Robin Nyström and I wrote this one! Read all Unfinished Stories of Jeff Crow’s blog and watch some Nicolife why don’t you (also from the Brain of Robin Nyström).
Every year my parents would wave their goodbyes in the damp summer heat of late July and send me off on a train from Pittsburgh to Boalsburg. I was picked up at the station by Grandma and Grandpa Greenway, who drove me to their lodge deep within Rothrock Forest, where I spent two weeks under their supervision.
I remember the small pond that nested in a bed of tall grass on their property. Grandpa and I kneeled next to it and watched the tadpoles swim around in the mucky water. I remember when Grandma and I took a bike ride to the old limestone quarry. I remember dinner time on the porch, when we looked over the towering pine trees as their shadows grew and the sun set. I remember the laughter-filled evenings with card games and charades and homemade kettle corn.
But there is one memory that stands out like a razor blade in a box of cereal.
Around supper time, on that particular day, I was reading a comic book at the kitchen table, when Grandpa called my name and pointed to a steaming bowl on the countertop, filled to the brim with a red-and-green soup.
”Will you bring that out to your Grandmother?” he said. “I bet she’s mighty hungry right about now.”
“What is it?“ I said, eyeing the bowl with a wrinkled nose.
“Curry lentil soup,” said Grandpa.
My whole face scrunched up like crinkled paper.
“I know you don’t like curry,” said Grandpa with a chuckle, “so I’m making you tomato soup with a side of cheese toast.”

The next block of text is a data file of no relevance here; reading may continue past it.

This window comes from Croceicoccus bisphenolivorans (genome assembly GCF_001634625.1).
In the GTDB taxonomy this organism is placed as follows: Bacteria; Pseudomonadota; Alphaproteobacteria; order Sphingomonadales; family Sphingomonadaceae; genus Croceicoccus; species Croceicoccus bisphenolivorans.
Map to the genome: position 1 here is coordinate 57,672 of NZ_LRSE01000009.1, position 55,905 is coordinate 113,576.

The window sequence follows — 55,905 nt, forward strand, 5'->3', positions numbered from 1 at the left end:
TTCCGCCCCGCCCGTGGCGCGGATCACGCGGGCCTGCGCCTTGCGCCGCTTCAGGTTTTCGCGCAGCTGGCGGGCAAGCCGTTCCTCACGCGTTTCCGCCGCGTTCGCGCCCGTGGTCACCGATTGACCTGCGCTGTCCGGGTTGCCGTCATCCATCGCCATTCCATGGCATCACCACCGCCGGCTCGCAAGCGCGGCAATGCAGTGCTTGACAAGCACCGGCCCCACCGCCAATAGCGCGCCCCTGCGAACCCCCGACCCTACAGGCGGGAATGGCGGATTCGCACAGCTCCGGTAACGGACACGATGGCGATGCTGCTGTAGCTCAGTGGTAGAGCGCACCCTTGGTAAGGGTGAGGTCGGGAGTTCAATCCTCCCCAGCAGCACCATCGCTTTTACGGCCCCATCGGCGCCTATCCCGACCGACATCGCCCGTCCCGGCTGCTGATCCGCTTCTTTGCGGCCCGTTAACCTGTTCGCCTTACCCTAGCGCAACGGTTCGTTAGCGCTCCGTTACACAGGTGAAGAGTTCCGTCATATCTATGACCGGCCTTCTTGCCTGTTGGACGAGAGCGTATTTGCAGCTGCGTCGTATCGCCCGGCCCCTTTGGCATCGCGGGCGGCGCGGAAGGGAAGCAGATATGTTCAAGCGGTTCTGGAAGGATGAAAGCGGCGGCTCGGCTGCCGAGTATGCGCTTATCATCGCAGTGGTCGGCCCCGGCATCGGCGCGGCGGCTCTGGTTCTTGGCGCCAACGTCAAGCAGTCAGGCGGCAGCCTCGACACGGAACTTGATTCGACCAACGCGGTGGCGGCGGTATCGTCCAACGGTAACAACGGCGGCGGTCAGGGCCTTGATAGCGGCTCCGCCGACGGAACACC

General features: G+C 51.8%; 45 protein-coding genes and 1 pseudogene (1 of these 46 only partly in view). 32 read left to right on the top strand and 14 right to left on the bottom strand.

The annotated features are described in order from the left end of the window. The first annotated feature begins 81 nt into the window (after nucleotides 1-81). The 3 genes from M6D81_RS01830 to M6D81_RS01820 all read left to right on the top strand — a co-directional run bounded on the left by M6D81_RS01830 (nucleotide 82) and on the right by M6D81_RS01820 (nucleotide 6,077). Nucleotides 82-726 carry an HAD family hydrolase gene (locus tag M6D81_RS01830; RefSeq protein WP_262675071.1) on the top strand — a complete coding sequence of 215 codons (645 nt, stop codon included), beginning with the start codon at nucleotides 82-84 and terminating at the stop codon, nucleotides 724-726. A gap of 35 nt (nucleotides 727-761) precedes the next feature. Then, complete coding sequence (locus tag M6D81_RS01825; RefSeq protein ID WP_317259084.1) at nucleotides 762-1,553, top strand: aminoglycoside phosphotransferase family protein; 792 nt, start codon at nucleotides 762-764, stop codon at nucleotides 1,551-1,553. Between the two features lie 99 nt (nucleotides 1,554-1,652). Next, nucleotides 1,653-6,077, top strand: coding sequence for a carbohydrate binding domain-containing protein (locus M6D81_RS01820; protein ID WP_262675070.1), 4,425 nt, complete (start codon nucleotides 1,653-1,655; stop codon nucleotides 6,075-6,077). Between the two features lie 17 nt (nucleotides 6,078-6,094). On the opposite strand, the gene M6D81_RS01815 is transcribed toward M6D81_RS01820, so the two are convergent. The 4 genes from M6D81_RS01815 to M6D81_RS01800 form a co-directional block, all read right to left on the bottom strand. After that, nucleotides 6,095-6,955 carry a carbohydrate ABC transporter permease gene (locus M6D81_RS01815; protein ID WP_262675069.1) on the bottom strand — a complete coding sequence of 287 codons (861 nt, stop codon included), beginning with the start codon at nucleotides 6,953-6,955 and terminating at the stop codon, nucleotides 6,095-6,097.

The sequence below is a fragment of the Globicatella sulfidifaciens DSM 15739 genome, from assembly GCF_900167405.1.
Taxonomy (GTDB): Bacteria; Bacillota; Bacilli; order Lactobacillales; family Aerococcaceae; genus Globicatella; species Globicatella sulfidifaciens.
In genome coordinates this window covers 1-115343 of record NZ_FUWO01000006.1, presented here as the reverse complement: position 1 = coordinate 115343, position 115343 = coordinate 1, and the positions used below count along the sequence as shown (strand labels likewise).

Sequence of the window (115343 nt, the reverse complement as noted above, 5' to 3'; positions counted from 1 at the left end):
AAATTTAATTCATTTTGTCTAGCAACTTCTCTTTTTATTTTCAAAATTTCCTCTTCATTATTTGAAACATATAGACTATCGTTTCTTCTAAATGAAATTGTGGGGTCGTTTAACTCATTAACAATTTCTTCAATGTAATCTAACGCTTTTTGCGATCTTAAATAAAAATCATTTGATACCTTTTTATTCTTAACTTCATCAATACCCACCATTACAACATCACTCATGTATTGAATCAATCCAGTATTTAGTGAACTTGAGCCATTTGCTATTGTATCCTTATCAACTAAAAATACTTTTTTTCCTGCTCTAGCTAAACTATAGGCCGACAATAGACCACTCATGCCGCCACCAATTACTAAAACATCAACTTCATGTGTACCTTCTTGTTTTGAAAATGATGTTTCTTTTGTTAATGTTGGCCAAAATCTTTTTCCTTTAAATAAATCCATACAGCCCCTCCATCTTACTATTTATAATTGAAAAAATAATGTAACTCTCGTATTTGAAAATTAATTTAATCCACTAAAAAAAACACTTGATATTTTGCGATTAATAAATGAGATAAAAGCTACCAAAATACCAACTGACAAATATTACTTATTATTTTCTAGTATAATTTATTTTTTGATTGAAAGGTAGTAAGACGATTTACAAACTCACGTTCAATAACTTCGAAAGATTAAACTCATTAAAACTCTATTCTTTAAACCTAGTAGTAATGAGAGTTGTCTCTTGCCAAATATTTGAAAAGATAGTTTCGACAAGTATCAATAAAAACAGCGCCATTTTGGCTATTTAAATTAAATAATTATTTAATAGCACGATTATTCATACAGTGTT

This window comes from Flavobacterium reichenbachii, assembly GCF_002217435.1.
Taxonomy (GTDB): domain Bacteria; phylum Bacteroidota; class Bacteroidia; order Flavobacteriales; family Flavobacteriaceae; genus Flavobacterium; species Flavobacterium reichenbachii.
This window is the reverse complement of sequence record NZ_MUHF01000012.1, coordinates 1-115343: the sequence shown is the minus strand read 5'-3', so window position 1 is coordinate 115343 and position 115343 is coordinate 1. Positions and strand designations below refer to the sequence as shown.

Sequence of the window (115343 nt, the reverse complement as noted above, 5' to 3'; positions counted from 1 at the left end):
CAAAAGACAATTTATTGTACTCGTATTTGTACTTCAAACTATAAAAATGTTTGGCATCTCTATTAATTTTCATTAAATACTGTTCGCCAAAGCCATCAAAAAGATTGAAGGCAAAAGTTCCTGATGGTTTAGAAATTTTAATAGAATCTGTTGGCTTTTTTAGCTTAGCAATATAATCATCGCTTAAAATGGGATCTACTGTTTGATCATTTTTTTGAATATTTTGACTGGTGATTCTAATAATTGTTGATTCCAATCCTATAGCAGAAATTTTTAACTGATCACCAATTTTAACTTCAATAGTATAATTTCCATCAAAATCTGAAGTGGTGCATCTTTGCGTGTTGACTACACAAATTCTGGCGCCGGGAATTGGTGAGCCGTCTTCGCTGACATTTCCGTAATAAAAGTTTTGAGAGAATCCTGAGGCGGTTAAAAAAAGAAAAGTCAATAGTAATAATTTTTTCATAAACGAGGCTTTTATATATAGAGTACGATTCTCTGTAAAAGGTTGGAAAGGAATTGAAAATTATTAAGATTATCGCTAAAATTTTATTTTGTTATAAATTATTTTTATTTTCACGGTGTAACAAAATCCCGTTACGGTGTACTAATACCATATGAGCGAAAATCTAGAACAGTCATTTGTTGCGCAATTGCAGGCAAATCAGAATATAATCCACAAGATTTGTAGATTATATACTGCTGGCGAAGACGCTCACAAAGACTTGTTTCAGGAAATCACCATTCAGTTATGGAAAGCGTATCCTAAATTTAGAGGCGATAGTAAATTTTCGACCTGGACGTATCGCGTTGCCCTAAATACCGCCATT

My facial muscles relaxed again.
“Go on now,” said Grandpa. “And be careful.”
When I stepped onto the porch, I noticed that Grandma had fallen asleep in a sun chair. I didn’t want to let go of the bowl with either one of my hands, so I nudged her cheek with my nose. She blinked and looked at me.
“Hey,” she said.
“I brought you dinner,” I said.
Grandma smiled. She cupped her hands around the curry lentil soup bowl and leaned forward, letting the steams envelop her face.
“My, oh my,” she mumbled.
Grandma took a deep breath, inhaling the aromas. Then she sort of jerked back as if taken by surprise. Without another word, she raised the soup above her head and tossed it into the yard—bowl and spoon and everything.
I stared at Grandma, slack-jawed and shell-shocked.
“Aconite!” she shrieked, jumping out of the sun chair like a scorched wildcat. “You’re trying to poison me with fucking aconite!”
She stormed back into the house, and I followed at a distance.
“You didn’t think I could smell the wolfsbane with all that curry?” Grandma screamed as she pounced into the kitchen. “You pathetic old bastard! How dare you drag Eliza into this?”
Grandpa whipped around, armed with a slice of toast in one hand and a block of cheese in the other.
“Be quiet, you old crone,” he hissed with fiery contempt. “Spare me your righteousness! You know damn well the promise that I made: in sickness and in health, ’til…”